‘There will be no boundaries’

Overall, the purpose of retail is going to change. It will still be a place where you buy things – but it will become much more a place of experiences.

It won’t matter if you bought something online and then you go to exchange it in a retail store. Today it’s still a struggle – tomorrow it will be a completely seamless experience. Not because of the way systems work. But because we will have placed front-liners at the centre of the omnichannel ecosystem.

There will be no boundaries. Brands should be operating as global entities regardless of channels. This is a massive change of paradigm – frontline team members have never been so important.

The real advantage of this central pool of talent is that they can handle all these different means of communicating with customers.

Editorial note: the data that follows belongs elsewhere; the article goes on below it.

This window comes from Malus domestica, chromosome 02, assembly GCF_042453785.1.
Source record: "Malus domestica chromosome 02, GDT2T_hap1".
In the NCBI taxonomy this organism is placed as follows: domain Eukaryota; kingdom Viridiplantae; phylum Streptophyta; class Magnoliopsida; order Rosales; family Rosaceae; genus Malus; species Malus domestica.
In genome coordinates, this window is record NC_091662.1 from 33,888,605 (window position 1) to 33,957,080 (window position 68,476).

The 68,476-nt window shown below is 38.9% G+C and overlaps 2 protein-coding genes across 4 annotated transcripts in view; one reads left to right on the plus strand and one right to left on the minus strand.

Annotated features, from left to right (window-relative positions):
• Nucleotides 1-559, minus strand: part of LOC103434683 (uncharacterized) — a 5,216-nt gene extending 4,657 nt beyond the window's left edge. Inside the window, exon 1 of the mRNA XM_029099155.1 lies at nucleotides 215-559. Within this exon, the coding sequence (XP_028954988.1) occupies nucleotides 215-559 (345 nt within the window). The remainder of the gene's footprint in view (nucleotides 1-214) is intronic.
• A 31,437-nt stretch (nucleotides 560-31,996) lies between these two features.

This new omnichannel economy can help remove specialization and open the gates to the wider talents that people have.

It will also enable front-liners to easily reach their sales targets in-store or online. In a flexible way, using multiple channels to their and their client’s advantage.

‘By providing transparency and being open to vulnerability’

We’ve always known an operational model dating back to the industrial revolution – based upon adult-child relationships. And some people are comfortable operating in this context.

But the pandemic has accelerated the separation between people who want to work this way and those who have realized that there is another way to do things.

Many brands have tried controlling people. For example, telling frontline team members that they don’t have the right to use Instagram, or talk to clients on WhatsApp. But it hasn’t worked.

The companies who have not tried to control their people have survived the pandemic significantly better. By providing transparency and being open to vulnerability, successful businesses connected to their employees – not just as task deliverers, but as human beings.

These companies have significantly outperformed in employee retention and motivation. Saving them from the crisis.